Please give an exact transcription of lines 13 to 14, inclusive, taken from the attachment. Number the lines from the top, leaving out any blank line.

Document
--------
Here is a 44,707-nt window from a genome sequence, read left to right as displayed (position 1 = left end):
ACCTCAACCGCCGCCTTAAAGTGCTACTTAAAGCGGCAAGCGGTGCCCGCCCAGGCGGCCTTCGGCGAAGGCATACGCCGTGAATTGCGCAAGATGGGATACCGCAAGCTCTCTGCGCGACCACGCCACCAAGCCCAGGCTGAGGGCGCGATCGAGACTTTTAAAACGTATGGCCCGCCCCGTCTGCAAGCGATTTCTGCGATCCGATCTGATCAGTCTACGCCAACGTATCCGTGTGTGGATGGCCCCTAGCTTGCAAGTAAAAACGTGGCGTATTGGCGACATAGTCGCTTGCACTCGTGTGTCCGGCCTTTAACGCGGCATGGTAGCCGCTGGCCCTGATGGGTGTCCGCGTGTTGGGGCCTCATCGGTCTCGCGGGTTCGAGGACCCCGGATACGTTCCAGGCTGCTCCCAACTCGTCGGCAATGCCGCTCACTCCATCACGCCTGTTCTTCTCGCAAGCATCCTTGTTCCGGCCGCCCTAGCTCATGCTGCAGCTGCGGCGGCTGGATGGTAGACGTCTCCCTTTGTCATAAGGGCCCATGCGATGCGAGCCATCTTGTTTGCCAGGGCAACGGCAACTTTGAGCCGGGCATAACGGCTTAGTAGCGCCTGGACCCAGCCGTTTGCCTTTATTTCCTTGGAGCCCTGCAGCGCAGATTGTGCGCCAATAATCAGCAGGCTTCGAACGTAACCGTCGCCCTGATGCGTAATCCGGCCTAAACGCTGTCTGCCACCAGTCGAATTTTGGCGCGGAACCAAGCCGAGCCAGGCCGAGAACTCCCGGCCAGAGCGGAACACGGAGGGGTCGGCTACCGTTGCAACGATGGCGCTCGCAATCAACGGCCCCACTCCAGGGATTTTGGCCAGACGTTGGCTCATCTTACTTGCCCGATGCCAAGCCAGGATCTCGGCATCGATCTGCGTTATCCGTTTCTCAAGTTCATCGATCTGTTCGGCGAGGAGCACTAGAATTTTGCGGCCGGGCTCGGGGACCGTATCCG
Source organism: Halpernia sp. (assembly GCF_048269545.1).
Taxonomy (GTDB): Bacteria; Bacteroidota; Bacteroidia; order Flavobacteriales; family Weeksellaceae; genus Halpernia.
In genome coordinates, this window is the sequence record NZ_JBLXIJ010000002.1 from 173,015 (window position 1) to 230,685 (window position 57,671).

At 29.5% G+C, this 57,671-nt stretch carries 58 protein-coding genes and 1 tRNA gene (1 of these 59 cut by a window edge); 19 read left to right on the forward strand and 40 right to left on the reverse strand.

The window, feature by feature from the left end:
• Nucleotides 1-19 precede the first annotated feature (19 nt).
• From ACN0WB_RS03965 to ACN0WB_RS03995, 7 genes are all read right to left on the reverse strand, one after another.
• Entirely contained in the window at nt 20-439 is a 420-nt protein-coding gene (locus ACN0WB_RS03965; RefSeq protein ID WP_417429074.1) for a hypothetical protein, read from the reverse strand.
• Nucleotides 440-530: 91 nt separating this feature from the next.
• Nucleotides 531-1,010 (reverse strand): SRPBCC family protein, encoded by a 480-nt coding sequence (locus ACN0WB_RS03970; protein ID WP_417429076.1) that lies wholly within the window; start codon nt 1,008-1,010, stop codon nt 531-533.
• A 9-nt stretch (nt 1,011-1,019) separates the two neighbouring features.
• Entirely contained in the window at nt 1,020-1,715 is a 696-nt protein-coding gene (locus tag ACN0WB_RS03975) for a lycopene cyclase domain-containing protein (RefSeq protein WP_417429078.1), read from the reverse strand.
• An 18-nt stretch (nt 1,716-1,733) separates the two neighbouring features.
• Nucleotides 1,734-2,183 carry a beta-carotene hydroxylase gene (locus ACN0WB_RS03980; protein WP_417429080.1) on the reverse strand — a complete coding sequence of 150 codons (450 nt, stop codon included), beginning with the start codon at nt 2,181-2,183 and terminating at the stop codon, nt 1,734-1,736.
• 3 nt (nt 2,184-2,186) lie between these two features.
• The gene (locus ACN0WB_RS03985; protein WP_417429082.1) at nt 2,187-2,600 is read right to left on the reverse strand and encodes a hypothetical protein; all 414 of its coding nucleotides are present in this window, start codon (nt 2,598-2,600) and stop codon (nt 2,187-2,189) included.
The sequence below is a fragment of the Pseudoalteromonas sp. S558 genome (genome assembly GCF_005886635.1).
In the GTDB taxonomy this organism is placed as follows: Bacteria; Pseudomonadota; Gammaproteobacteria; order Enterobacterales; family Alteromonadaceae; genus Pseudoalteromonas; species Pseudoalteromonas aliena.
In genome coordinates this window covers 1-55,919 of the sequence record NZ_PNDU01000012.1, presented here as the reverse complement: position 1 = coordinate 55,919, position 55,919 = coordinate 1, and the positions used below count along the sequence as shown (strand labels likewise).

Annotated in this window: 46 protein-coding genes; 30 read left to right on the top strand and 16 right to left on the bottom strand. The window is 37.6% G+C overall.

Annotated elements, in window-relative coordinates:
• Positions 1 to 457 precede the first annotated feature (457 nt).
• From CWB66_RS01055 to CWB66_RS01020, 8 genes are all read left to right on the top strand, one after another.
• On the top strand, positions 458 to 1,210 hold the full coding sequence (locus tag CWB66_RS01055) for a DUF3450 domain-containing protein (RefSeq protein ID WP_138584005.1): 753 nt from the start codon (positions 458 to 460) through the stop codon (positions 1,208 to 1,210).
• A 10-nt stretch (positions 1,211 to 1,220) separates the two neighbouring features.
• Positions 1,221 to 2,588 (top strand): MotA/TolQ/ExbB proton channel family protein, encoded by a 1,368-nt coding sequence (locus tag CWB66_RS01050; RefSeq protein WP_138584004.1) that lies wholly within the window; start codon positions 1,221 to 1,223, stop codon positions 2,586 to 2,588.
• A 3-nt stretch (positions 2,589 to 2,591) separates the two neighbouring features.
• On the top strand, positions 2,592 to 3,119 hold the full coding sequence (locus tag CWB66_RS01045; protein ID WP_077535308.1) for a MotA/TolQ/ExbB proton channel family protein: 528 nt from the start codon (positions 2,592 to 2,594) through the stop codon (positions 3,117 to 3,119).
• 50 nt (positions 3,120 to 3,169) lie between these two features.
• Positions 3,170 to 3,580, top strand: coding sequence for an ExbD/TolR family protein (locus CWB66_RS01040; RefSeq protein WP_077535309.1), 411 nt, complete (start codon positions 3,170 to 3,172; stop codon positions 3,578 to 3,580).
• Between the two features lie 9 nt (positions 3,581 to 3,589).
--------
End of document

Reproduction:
• A 9-nt stretch (nt 1,011-1,019) separates the two neighbouring features.
• Entirely contained in the window at nt 1,020-1,715 is a 696-nt protein-coding gene (locus tag ACN0WB_RS03975) for a lycopene cyclase domain-containing protein (RefSeq protein WP_417429078.1), read from the reverse strand.